We must send a message to the 2016 candidates that failing to address systemic gun violence is not a frustration, it is a crisis. And it is preventable. This past April, the Annals of Internal Medicine published Firearm-Related Injury and Death in the United States: A Call to Action From 8 Health Professional Organizations and the American Bar Association. The public health community must rally to champion this call to action in order to let our candidates know that it’s time to end "frustration” over gun violence.
Those working in global health and development are used to hearing about inequalities and disparities in health outcomes. We know that poor or disadvantaged populations around the world are more likely to have poorer health outcomes across almost all measures of health. It is promising to see large donors such as the Ford Foundation recognizing this and shifting their funding to focus on addressing global inequality.
But many questions remain about the best way to achieve the health outcomes we seek. For example, are some interventions having positive outcomes while exacerbating existing disparities within a population? Is this necessarily a bad thing? What if specifically focusing on disparities can sometimes slow overall progress to achieve a public health goal? Read More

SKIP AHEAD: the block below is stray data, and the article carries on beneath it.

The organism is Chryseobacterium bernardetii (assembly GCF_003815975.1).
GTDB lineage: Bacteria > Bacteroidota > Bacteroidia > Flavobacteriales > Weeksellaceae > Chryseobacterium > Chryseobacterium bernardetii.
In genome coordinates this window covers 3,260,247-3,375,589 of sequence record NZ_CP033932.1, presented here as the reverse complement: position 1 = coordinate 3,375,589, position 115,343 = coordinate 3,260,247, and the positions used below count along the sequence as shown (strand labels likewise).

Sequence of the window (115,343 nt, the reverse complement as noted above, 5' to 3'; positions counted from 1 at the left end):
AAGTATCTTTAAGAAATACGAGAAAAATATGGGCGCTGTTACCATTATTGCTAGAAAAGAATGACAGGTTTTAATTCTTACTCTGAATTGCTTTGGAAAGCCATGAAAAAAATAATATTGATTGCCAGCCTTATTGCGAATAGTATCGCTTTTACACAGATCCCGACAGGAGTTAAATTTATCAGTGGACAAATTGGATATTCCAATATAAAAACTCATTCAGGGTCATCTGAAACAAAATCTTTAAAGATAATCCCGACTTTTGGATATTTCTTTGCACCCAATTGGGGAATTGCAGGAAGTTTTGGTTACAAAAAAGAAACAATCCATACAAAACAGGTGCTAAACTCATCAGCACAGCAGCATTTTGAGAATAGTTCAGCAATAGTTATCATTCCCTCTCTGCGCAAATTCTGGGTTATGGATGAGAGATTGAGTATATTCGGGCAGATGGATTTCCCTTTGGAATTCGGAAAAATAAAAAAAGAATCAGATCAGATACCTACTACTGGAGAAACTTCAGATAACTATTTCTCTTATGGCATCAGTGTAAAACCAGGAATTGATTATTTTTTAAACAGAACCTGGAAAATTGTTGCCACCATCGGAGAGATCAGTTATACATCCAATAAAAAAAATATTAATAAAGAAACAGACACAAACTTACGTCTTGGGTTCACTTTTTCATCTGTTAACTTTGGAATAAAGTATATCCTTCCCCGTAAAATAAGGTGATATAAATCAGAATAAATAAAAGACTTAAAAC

This post was co-authored by Rebecca Reingold and Sandra Majestic.
Last month, sexual and reproductive rights activists found a new use for drone technology. The Dutch NGO Women on Waves, in collaboration with other women’s rights organizations, coordinated the first “Abortion Drone”. The unmanned aerial vehicle flew packets of abortion pills from the German town of Frankfurt an der Oder to the Polish town of Slubice.
For many diabetics, access to insulin can mean the difference between life and death. However, this vital product is often exorbitantly expensive, particularly for those living in low- and middle-income countries. As a result, many needlessly suffer and die from a manageable disease. One study estimates that the global prevalence of diabetes will rise from 171 million in 2000 to 366 million by 2030—4.4% of the world’s population. While not all diabetics are insulin-dependent, this will mark a vastly larger population of patients in need of the drug.